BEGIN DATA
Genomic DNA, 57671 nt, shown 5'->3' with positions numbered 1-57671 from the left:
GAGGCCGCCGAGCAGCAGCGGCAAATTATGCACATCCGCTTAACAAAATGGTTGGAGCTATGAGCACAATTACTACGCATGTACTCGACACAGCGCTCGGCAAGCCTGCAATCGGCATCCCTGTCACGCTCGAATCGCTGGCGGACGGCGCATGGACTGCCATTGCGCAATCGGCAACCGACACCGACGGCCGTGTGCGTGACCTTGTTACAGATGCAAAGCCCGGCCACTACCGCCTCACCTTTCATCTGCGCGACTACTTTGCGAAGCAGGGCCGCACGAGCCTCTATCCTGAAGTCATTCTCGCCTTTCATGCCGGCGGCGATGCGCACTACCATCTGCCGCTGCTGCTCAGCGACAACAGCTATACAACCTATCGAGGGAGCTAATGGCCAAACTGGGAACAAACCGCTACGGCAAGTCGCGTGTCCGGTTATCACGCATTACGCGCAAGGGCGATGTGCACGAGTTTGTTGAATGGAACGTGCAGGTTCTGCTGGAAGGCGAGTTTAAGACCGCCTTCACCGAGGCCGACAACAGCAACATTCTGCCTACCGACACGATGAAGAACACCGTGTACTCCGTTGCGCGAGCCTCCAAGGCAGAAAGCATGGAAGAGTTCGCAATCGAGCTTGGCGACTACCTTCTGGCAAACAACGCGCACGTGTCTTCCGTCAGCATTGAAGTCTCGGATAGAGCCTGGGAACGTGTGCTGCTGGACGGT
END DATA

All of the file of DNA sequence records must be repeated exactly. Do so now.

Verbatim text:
Genomic DNA, 57671 nt, shown 5'->3' with positions numbered 1-57671 from the left:
GAGGCCGCCGAGCAGCAGCGGCAAATTATGCACATCCGCTTAACAAAATGGTTGGAGCTATGAGCACAATTACTACGCATGTACTCGACACAGCGCTCGGCAAGCCTGCAATCGGCATCCCTGTCACGCTCGAATCGCTGGCGGACGGCGCATGGACTGCCATTGCGCAATCGGCAACCGACACCGACGGCCGTGTGCGTGACCTTGTTACAGATGCAAAGCCCGGCCACTACCGCCTCACCTTTCATCTGCGCGACTACTTTGCGAAGCAGGGCCGCACGAGCCTCTATCCTGAAGTCATTCTCGCCTTTCATGCCGGCGGCGATGCGCACTACCATCTGCCGCTGCTGCTCAGCGACAACAGCTATACAACCTATCGAGGGAGCTAATGGCCAAACTGGGAACAAACCGCTACGGCAAGTCGCGTGTCCGGTTATCACGCATTACGCGCAAGGGCGATGTGCACGAGTTTGTTGAATGGAACGTGCAGGTTCTGCTGGAAGGCGAGTTTAAGACCGCCTTCACCGAGGCCGACAACAGCAACATTCTGCCTACCGACACGATGAAGAACACCGTGTACTCCGTTGCGCGAGCCTCCAAGGCAGAAAGCATGGAAGAGTTCGCAATCGAGCTTGGCGACTACCTTCTGGCAAACAACGCGCACGTGTCTTCCGTCAGCATTGAAGTCTCGGATAGAGCCTGGGAACGTGTGCTGCTGGACGGT